Results 1 to 3 of 3

Thread: How to flatten glycol tubing when wrapping a tank?

  1. #1
    Join Date
    Feb 2014
    Location
    west coast
    Posts
    251

    How to flatten glycol tubing when wrapping a tank?

    As part of a trade we may be able to get a singe wall brite for virtually free. Our cooler is only at 37-38 tho, and we'd prefer to crash at 32-34. Was thinking i could get some stainless tubing and wrap the body of the brite for glycol, wrap in reflectix to insulate . But round tubing will have poor surface area contact so wondering the best way to get a flat edge onto a 50 ft roll of tubing. Seems like a somewhat complicated job, like needing a big machine shop?

    Alternatively- Have a buddy with an auto shop, says he has a tool that has two fixed rollers we could run tubing through to flatten- but would flatten on both sides. Seems like thatd work as long as it wasnt too flat. Say 1/2” tube rolled down to 3/8? Will that still coil nicely around the tank with a 20-24” diameter?

    Anybody done what im describing? Is it overkill? Would the round tubing and insulation be enough?

  2. #2
    Join Date
    Nov 2002
    Location
    Mobile, Alabama, USA
    Posts
    211
    Weld a dimple jacket on to the side walls, a channel jacket on the bottom. Alternatively, maybe an immersion coil or what is sometimes called a chilling snake.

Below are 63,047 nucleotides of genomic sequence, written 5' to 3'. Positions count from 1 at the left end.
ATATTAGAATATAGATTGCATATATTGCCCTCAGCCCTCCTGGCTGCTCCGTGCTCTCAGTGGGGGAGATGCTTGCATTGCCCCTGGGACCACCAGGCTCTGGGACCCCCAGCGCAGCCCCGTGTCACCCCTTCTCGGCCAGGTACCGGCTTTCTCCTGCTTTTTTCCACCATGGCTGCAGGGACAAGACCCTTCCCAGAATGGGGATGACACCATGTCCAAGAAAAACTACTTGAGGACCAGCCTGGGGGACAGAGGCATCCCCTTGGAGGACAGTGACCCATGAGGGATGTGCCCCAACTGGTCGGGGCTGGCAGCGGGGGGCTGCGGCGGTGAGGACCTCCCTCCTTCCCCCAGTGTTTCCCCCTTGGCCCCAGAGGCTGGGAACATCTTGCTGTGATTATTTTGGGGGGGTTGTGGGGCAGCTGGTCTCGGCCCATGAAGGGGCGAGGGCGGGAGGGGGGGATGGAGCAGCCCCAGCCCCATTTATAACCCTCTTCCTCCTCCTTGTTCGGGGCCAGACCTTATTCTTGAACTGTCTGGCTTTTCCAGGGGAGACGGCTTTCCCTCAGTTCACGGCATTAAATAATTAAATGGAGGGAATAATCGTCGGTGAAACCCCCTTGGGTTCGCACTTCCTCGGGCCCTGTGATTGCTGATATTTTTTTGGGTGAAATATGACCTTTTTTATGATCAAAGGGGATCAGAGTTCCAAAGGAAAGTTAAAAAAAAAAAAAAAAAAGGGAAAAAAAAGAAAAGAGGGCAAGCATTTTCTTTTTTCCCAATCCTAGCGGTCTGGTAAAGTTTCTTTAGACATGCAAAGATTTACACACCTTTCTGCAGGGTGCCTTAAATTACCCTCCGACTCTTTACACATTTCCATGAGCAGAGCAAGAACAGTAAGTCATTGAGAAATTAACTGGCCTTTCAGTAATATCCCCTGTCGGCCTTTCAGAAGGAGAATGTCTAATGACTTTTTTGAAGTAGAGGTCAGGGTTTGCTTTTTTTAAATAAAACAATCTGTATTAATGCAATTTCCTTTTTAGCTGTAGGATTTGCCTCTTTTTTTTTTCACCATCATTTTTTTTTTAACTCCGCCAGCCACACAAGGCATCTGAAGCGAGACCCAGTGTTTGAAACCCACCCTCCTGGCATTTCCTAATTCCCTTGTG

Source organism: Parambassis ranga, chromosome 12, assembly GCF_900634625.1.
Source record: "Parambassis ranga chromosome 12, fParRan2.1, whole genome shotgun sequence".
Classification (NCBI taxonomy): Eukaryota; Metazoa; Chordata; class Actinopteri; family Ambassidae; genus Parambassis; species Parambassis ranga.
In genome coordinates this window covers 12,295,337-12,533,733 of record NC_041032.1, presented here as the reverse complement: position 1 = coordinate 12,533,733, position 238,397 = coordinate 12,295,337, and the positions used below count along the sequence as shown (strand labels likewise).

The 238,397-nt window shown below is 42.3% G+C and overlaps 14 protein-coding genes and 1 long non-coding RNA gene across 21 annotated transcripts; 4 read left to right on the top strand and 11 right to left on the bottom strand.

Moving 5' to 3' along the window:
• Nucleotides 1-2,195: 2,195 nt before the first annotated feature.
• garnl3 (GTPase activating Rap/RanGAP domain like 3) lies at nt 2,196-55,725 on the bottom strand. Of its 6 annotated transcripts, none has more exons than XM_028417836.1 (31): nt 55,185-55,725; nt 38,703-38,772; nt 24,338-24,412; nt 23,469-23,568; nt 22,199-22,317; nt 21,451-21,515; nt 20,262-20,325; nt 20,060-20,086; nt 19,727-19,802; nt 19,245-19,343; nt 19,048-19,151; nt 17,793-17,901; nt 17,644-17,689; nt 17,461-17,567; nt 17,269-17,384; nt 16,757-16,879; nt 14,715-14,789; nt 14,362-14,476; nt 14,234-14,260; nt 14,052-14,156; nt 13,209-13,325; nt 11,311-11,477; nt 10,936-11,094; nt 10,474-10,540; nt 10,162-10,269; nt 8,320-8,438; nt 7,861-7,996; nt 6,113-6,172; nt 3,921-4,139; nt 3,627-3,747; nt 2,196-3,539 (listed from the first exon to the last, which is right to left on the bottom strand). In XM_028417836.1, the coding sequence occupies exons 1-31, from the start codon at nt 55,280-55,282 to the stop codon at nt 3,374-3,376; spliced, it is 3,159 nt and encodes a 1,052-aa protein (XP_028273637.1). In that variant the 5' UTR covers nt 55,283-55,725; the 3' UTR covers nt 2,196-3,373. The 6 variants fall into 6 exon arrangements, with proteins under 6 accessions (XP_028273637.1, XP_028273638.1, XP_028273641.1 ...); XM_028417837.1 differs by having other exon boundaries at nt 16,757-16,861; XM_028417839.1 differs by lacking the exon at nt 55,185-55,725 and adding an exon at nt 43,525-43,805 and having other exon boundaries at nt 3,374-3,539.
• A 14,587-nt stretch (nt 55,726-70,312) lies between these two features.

Crash cooling is typically performed in the jacketed unitank fermenter or secondary fermenter, not a bright tank.

    May be cheaper to sell the single wall tank and buy a used jacketed bright or serving tank.

    What is the volume of this tank? Pictures help.
    Last edited by Todd Hicks; 06-08-2018 at 08:10 AM.
    Todd G Hicks
    BeerDenizen Brewing Services
    Serda Brewing Company
    OPEN - Finally!!!

  3. #3
    Join Date
    Feb 2014
    Location
    west coast
    Posts
    251
    Crashing happens where it happens. In our case, it ferms and bites. Ferms get to mid 40s, cooler is 37-38, but i want 32-34. No desire to do do wholesale changes on setup.

    Welding dimple is beyond the scope of whats $$ reasonable. Immersion coil is not feasible. This is not one of the cheap tin can designs. Its a standard domed tank, but mini. 2bbl. Extremely rare. Even used tin cans are rare and dont appear often at this size. New tin cans are 5x what id expect to pay to get this tank sorted.

    DIY this thing makes most sense, just need to understand how to achieve better contact for heat transfer. So if someone knows what it takes to do this, what tool/die/jig to use, etc im all ears.

    To that end, just thinking itd be easy silver soldering the coils to the tank. If i recall silver solder conducts better than 304/316 does.

Posting Permissions

  • You may not post new threads
  • You may not post replies
  • You may not post attachments
  • You may not edit your posts
  •